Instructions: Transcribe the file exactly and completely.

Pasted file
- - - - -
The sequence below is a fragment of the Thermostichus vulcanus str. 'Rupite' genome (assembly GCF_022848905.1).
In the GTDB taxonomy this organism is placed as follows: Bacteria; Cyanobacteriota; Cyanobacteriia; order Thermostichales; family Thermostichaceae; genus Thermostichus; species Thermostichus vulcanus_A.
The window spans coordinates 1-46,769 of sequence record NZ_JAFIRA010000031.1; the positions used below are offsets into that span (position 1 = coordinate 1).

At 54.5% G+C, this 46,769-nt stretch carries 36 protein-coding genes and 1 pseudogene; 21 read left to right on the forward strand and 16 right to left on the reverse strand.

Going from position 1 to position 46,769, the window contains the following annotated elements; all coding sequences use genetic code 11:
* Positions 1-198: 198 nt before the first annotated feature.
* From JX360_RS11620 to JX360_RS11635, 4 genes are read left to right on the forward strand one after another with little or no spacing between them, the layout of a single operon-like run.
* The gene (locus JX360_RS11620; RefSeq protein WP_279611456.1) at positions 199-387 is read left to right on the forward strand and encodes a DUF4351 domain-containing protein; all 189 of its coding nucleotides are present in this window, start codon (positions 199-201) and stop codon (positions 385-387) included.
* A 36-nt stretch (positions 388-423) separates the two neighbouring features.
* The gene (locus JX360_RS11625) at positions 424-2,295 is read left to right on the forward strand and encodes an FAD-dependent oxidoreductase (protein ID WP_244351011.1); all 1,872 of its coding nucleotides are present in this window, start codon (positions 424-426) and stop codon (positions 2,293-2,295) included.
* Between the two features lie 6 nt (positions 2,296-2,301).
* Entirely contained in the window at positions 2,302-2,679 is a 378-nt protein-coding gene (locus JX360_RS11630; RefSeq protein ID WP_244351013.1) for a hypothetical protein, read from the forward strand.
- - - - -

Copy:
The sequence below is a fragment of the Thermostichus vulcanus str. 'Rupite' genome (assembly GCF_022848905.1).
In the GTDB taxonomy this organism is placed as follows: Bacteria; Cyanobacteriota; Cyanobacteriia; order Thermostichales; family Thermostichaceae; genus Thermostichus; species Thermostichus vulcanus_A.
The window spans coordinates 1-46,769 of sequence record NZ_JAFIRA010000031.1; the positions used below are offsets into that span (position 1 = coordinate 1).

At 54.5% G+C, this 46,769-nt stretch carries 36 protein-coding genes and 1 pseudogene; 21 read left to right on the forward strand and 16 right to left on the reverse strand.

Going from position 1 to position 46,769, the window contains the following annotated elements; all coding sequences use genetic code 11:
* Positions 1-198: 198 nt before the first annotated feature.
* From JX360_RS11620 to JX360_RS11635, 4 genes are read left to right on the forward strand one after another with little or no spacing between them, the layout of a single operon-like run.
* The gene (locus JX360_RS11620; RefSeq protein WP_279611456.1) at positions 199-387 is read left to right on the forward strand and encodes a DUF4351 domain-containing protein; all 189 of its coding nucleotides are present in this window, start codon (positions 199-201) and stop codon (positions 385-387) included.
* A 36-nt stretch (positions 388-423) separates the two neighbouring features.
* The gene (locus JX360_RS11625) at positions 424-2,295 is read left to right on the forward strand and encodes an FAD-dependent oxidoreductase (protein ID WP_244351011.1); all 1,872 of its coding nucleotides are present in this window, start codon (positions 424-426) and stop codon (positions 2,293-2,295) included.
* Between the two features lie 6 nt (positions 2,296-2,301).
* Entirely contained in the window at positions 2,302-2,679 is a 378-nt protein-coding gene (locus JX360_RS11630; RefSeq protein ID WP_244351013.1) for a hypothetical protein, read from the forward strand.